The Rabbi looked at Josh. “I think you're mistaken, but it sounds to me like this is a conversation we should have in private.” Josh reluctantly agreed. In another room, Josh started to tell him about the time when he was 10 years old and his father checked out of his life. His mother couldn't have cared less. The kids were at home without much food, and with their mother not home often. Eventually, the neighbors called social services.

“My sister and I were sent into foster care. There are only two words there – Foster Care – and one of them is a lie. The first house I went to, they had seven children and were fostering another five. The only reason why they had us was because they would be given the foster check. My foster parents barely fed us, and we'd be sent off to school hungry. I didn't dare ask for any extra food, because I’d get punished. One day, at the age of 10 years old, I went to school and saw a sandwich in someone's briefcase. I didn't even think twice.

“I grabbed the food and started eating as quickly as I could. I was a thief at the age of 10. Even though they made fun of me, and even though I got in trouble, my hunger was stronger than my pride. What started off as sandwiches eventually got worse, until one day the principal called my parents in because I’d stolen something a little bit more valuable. I got it from my parents that day. That night, I grabbed whatever I could from the house that I thought I’d be able to sell, stuffed it into my school backpack, and ran away.”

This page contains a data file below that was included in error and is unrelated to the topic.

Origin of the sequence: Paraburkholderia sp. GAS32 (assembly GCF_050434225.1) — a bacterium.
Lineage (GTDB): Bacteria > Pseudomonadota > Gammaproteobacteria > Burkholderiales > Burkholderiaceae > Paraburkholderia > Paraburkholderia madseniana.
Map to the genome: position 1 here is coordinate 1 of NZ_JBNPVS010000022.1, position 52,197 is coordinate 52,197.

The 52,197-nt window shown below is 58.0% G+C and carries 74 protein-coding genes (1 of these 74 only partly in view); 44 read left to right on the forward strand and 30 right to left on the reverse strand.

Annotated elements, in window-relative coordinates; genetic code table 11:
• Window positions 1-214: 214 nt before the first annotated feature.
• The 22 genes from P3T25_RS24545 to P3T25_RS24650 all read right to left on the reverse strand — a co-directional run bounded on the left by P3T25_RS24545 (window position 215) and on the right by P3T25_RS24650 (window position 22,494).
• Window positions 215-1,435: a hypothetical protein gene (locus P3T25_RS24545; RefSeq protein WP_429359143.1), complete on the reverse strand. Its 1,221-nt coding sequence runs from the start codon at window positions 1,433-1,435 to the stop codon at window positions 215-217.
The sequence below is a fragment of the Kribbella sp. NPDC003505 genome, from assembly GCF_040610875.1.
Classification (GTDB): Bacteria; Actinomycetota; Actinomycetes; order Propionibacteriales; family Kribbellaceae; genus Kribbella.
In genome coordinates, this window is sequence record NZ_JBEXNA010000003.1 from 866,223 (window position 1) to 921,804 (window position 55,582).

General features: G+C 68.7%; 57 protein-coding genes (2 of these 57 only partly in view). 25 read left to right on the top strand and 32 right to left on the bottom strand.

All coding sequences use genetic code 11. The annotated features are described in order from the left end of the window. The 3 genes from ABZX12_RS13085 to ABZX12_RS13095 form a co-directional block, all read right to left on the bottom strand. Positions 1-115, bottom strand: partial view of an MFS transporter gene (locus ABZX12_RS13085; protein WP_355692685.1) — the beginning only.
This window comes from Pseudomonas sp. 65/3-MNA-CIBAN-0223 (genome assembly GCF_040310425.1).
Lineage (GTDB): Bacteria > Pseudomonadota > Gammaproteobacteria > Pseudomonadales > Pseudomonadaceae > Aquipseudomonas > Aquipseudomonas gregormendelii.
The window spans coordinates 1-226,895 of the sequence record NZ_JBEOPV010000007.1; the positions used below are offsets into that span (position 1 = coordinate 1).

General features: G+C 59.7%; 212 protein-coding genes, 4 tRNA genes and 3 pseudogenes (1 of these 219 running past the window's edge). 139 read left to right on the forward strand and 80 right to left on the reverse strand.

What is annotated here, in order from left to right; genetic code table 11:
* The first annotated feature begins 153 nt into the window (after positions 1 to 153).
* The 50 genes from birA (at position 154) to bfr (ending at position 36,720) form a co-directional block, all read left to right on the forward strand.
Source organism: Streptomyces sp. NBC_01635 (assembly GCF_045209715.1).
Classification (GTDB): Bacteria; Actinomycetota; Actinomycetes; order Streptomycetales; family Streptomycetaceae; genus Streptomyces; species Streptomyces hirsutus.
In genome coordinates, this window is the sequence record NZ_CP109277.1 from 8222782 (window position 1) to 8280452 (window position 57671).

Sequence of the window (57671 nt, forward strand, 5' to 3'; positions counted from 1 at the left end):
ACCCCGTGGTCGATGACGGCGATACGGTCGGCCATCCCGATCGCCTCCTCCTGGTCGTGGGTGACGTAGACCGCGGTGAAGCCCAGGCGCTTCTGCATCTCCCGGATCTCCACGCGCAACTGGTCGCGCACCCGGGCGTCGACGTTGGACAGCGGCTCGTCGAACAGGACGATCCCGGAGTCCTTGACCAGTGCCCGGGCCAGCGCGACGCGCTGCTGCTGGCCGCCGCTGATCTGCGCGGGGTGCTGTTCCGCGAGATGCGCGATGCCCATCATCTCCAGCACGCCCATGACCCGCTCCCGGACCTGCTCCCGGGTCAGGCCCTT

Josh looked at the rabbi with tears in his eyes. “Rabbi, no one ever came looking for me. They carried on cashing the check, happy that they had one less mouth to feed. Now I was on the streets, and I got good at stealing watches, stealing phones, whatever I could get my hands on. I’ve been in prison six times. I’ve seen the worst side of the world, I’ve seen the worst side of myself, and I don't believe there's another side of me.”